Phenomena

How Trump’s Hair Works

A visual guide according to one operating theory

by

With its overwhelming accumulation of WTF moments, Michael Wolff”s Fire and Fury has dominated the national discourse since it was rushed into bookstores last week. But beyond the dysfunction, backbiting, and general chaos it describes, one passage seems utterly believable, no matter how many times POTUS tweets about the fake newsiness of it all. That passage can be found on page 79, in which Wolff describes the relationship between Donald and Ivanka Trump. “She treated her father with a degree of detachment, even irony, going so far as to make fun of his comb-over to others,” writes Wolff. “She often described the mechanics behind it to friends.” So what’s the secret? Read on.

1. An absolutely clean pate — a contained island after scalp-reduction surgery — surrounded by a furry circle of hair around the sides and front

What we know: In the May 2016 article “Is Donald Trump’s Hair a $60,000 Weave? A Gawker Investigation,” the now-shuttered media and gossip site claimed the the folliculo-nimbus cloud surrounding the president’s head was the result of “microcylinder intervention.” The article prompted a complaint from Hulk Hogan’s lawyer, citing “nineteen false and defamatory statements,” and — if Wolff (and Ivanka) is to be believed — Hogan’s camp may have been right. In fact, microcylinder intervention sounds far less medieval and invasive than scalp reduction, which involves stretching flaps of hair-bearing scalp up over the top of the skull and then sewing it all together like an old sock with a hole in the toe. The procedure was popular in the Eighties but is now mostly used to treat severe burn victims. Trump has always claimed the hair we see is his own, and with scalp reduction surgery that may in fact be true. Plausible deniability for the win!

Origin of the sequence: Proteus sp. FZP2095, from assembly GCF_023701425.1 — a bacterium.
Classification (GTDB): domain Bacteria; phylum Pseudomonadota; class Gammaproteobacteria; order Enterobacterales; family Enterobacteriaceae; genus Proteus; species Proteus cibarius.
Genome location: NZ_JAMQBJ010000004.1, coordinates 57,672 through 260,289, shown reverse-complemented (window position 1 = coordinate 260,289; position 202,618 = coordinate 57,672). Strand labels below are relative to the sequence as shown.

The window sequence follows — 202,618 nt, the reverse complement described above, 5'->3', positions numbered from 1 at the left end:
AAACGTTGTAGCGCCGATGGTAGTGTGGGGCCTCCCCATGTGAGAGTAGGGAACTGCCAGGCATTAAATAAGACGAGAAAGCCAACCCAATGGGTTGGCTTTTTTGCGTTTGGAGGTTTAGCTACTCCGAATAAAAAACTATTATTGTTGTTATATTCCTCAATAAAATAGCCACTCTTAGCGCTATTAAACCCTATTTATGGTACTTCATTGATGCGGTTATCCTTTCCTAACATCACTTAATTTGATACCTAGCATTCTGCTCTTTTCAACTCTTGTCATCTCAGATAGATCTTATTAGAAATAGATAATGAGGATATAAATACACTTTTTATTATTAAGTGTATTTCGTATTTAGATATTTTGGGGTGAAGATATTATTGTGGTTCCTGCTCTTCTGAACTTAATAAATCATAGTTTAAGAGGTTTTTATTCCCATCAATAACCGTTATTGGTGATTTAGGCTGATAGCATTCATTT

2. “All ends are drawn up to meet in the center…

What we know: The problem with this alleged procedure was that it left that “contained island” of bare scalp, which still called for a comb-over. According to Wolff’s theory, Donald would gather up the fringe surrounding his bald spot, as if he was going to put it in a high pony.

3. …and then swept back and secured by a stiffening spray.

What we know: The structural dynamics of Trump’s coif have long baffled observers, but according to a 2011 interview the president gave to Rolling Stone, he whips it into its final, frothy form with a comb, after having let it air-dry:

Do I comb it forward? No, I don’t comb it forward.” He pushes the leading edge of the flying wing of his hair back, to show where the hairline is. “I actually don’t have a bad hairline. When you think about it, it’s not bad. I mean, I get a lot of credit for comb-overs. But it’s not really a comb-over. It’s sort of a little bit forward and back. I’ve combed it the same way for years. Same thing, every time.

(It’s a comb-over.)

4. The color, she would point out to comical effect, was from a product called Just for Men — the longer it was left on, the darker it got.

What we know: The color of the presidential pompadour has been likened to everything from patriotic “amber waves of grain” to “an Aperol spritz aperitif.” According to Ivanka, though, it’s regular, old Just for Men.

5. Impatience resulted in Trump’s orange-blond hair color.

What we know: Trump? Impatient? Fake news!

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